Where Is Tibet?

Situated  between longitudes 78 degrees 24′ and 104 degrees 47′ East and latitudes 26 degrees 2′ and 40 degrees 3′ north Tibet lies within the heart of the Asian continent. It is a huge country of some 2.7 million square km with an average altitude of 4000m above sea level which forms the major part of the highest mountain ranges on earth, the Himalayan-Hindu Kush region. It is an incredibly sensitive environment providing a stunning collection of diverse habitats, wildlife and climatic regions ranging from high cold steppe; montane deserts; tropical montane forests; and alpine meadows. Tibet is also the source of several of Asia’s great rivers including, the Mekong, Bramaputra, Yangstse, and Indus; all of which are fed by an average rainfall of 100 mm in the north of the country to over 1000 mm in the Southeast.

Look  in most atlases today and it is becoming increasingly difficult to find the  name ‘Tibet’,  while the other territories have been removed completely by the vast majority of cartographers. Tibet itself usually features as the truncated geo-political creation, named by communist China as ”Tibet Autonomous Region’. Closer inspection will reveal that former Tibetan place-names such as Shigatse have been changed to more Chinese-sounding Xigatse. This is no accident. An appalling appeasement in 1977. by the United Nations to agree the use of Chinese Pin Yin to replace Romanized Tibetan place-names on maps and atlases, contributed greatly to presenting the fallacious assertion that Tibet was ‘part of China’. This duplicity has been forceful promoted by Communist China’s regime, which has a ‘Geographical Place-Names Committee’, whose task is to invent Chinese place-names to replace those in areas such as Tibet and East Turkestan. It is  part of a deliberate attempt to present Tibet as a bona fide part of China. Sadly, some leading western map publishers and geographical institutions are actively assisting this deception by publishing Sino-cised maps of Tibet. Even the respected National Geographic seems willing to promote this fiction and despite several appeals appears unwilling to show Tibet as a distinct territory in its publications. http://tibettruth.com/2011/06/14/national-geographic-under-pressure-for-wiping-tibet-off-the-map/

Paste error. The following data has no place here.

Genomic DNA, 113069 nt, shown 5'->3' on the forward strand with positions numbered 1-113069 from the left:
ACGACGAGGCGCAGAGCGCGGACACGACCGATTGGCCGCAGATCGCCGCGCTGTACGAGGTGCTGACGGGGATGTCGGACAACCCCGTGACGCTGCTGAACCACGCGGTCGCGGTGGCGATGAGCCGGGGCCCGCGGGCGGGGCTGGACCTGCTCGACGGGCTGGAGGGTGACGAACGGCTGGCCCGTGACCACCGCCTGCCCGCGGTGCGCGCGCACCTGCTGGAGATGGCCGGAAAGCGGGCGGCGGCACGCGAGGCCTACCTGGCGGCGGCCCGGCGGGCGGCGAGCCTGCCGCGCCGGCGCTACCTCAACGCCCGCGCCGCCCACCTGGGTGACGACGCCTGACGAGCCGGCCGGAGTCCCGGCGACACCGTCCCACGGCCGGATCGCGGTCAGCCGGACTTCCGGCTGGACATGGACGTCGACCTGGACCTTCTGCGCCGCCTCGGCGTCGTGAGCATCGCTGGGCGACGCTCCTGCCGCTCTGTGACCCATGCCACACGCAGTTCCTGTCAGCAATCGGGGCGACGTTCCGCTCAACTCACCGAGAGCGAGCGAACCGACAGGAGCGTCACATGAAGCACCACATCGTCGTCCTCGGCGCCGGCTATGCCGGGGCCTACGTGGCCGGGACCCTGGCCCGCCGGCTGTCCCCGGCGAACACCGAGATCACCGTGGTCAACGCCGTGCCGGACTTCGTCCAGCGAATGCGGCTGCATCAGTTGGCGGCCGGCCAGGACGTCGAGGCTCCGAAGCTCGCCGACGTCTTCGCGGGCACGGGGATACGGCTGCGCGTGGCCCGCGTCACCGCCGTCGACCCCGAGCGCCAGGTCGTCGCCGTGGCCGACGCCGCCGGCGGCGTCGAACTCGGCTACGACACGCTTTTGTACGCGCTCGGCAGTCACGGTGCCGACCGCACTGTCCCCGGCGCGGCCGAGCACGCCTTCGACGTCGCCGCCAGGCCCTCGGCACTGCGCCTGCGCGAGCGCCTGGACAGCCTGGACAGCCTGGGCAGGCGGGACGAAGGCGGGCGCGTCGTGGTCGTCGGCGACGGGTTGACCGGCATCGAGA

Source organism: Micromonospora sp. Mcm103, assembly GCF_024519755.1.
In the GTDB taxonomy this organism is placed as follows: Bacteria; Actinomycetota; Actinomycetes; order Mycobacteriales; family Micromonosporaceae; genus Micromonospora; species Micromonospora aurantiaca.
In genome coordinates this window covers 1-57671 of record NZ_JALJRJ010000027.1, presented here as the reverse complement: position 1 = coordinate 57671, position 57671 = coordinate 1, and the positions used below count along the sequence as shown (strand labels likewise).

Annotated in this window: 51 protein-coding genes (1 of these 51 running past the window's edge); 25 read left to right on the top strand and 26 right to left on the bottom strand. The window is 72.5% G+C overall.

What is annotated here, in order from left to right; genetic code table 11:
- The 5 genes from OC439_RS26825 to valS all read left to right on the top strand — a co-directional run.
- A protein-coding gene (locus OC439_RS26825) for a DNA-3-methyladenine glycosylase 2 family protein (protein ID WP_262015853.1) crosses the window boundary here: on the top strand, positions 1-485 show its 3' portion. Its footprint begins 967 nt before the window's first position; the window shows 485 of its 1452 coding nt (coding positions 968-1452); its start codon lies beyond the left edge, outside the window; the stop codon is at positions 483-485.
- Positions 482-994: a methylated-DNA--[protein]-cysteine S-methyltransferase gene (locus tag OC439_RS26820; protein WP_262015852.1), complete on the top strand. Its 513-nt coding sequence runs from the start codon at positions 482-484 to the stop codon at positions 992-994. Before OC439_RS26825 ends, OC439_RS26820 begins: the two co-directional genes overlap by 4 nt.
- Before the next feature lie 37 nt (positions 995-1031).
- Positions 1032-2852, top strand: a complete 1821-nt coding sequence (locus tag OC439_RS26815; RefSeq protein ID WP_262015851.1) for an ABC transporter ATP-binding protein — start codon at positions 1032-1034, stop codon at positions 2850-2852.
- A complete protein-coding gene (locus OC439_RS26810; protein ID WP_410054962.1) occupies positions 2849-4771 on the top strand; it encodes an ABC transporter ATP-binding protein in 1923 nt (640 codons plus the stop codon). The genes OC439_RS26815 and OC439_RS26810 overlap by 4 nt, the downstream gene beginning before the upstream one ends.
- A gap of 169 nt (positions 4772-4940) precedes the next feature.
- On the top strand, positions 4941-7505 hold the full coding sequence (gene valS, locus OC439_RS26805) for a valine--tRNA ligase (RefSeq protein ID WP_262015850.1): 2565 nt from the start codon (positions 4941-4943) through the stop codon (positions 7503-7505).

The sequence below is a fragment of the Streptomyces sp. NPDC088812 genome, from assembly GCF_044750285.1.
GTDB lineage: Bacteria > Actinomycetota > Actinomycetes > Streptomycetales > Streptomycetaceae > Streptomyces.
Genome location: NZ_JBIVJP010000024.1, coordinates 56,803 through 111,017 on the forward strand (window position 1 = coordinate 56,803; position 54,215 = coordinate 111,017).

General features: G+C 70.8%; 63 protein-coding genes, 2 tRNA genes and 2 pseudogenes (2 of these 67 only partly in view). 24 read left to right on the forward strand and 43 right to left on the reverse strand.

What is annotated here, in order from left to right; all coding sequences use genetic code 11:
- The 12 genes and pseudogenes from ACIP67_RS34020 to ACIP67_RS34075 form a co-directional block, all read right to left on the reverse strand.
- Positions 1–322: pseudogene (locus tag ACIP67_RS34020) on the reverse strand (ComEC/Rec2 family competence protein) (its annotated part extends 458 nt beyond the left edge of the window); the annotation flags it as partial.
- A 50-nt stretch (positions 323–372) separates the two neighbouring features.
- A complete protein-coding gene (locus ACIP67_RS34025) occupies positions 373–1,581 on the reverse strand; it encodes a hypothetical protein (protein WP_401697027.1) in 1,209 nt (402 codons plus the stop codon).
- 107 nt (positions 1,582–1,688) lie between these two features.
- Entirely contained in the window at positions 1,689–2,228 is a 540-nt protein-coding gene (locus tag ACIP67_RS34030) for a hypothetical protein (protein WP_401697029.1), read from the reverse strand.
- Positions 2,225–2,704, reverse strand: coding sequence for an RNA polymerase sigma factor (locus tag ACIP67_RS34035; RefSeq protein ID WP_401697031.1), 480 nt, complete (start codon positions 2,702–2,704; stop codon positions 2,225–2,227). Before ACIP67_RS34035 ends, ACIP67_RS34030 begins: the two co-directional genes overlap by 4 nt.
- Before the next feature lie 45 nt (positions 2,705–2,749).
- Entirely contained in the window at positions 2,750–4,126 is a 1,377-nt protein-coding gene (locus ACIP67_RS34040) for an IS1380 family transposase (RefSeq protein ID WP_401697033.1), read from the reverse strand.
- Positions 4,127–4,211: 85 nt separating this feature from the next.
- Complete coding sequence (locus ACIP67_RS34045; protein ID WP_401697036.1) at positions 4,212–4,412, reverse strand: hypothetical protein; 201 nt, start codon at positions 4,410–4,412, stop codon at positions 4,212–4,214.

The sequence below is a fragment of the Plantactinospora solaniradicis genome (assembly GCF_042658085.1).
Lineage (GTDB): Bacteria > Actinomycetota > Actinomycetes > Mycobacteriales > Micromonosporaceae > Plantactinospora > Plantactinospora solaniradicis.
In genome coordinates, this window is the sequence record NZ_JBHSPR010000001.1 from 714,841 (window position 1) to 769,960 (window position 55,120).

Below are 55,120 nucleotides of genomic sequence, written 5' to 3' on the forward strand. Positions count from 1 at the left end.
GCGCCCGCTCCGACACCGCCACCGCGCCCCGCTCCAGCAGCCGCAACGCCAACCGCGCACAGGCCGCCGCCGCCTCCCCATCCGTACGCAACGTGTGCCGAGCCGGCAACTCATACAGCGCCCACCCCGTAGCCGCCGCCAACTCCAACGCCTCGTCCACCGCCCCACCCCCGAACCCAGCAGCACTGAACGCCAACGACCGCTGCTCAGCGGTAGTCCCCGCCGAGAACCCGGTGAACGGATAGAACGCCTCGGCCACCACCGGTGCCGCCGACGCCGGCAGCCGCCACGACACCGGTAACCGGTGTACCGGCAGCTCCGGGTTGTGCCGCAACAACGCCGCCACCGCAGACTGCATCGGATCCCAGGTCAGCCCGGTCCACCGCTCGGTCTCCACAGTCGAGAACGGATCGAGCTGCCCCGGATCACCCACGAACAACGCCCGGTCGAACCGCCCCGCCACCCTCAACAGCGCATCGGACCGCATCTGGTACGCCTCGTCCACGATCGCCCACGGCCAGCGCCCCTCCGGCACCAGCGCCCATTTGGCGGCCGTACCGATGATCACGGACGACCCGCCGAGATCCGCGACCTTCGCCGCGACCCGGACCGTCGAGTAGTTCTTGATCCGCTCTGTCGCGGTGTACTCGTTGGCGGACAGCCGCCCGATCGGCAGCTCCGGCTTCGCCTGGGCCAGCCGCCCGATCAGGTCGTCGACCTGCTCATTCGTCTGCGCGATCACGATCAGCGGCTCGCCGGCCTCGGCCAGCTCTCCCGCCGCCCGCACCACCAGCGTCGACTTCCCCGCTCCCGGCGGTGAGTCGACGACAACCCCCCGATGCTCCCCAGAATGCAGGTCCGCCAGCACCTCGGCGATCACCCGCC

5 thoughts on “Where Is Tibet?

  1. Bruce Horne says:

    I’m not surprised about National Geographic. In the 1970’s when Galen Rowell was starting out as a freelance photo journalist he got his first big assignment from National Geographic to do an assay on Tibet. However the magazine refused to accept his first submission. They were concerned that the reality of his photos would upset some of NG’s very huge corporate sponsors in China.
    It wasn’t until Mr. Rowell’s 3rd submission when any thing that might hint of the destruction and cultural genocide China had and was committing in Tibet was eliminated would NG buy the article.
    Galen Rowell later said that he felt like he had sold his soul. And from then on decided to devote his life and energy to supporting the Tibetan cause.

  2. I agree with Tibettruth’s assessment of Bruce Horne’s comment regarding National Geographic’s thinking. It is extremely frustrating to find almost all maps and atlases put out these days have followed suit. I consider myself extremely lucky that I still possess (and frequently use!) a very old Encyclopedia Brittanica atlas that boldly shows Tibet as Tibet. It also features an East/West Germany (Cold War era), and contains markings all over Europe, Poland, etc. indicating how those nations were divided up by Hitler during World War II! An invaluable resource at times.

  3. Dada says:

    Separating Tibet from China will help India to secure its borders as there is no difference in Tibet and India, it is just like one nation similar to Nepal and India. No VISA required for Tibetans to enter in India similarly for Indians to enter in Tibet as the cultural values are same. Also after separation of Tibet from China, Indian Military deployment on the borders will be eliminated as there is no need to secure Indian borders from China.

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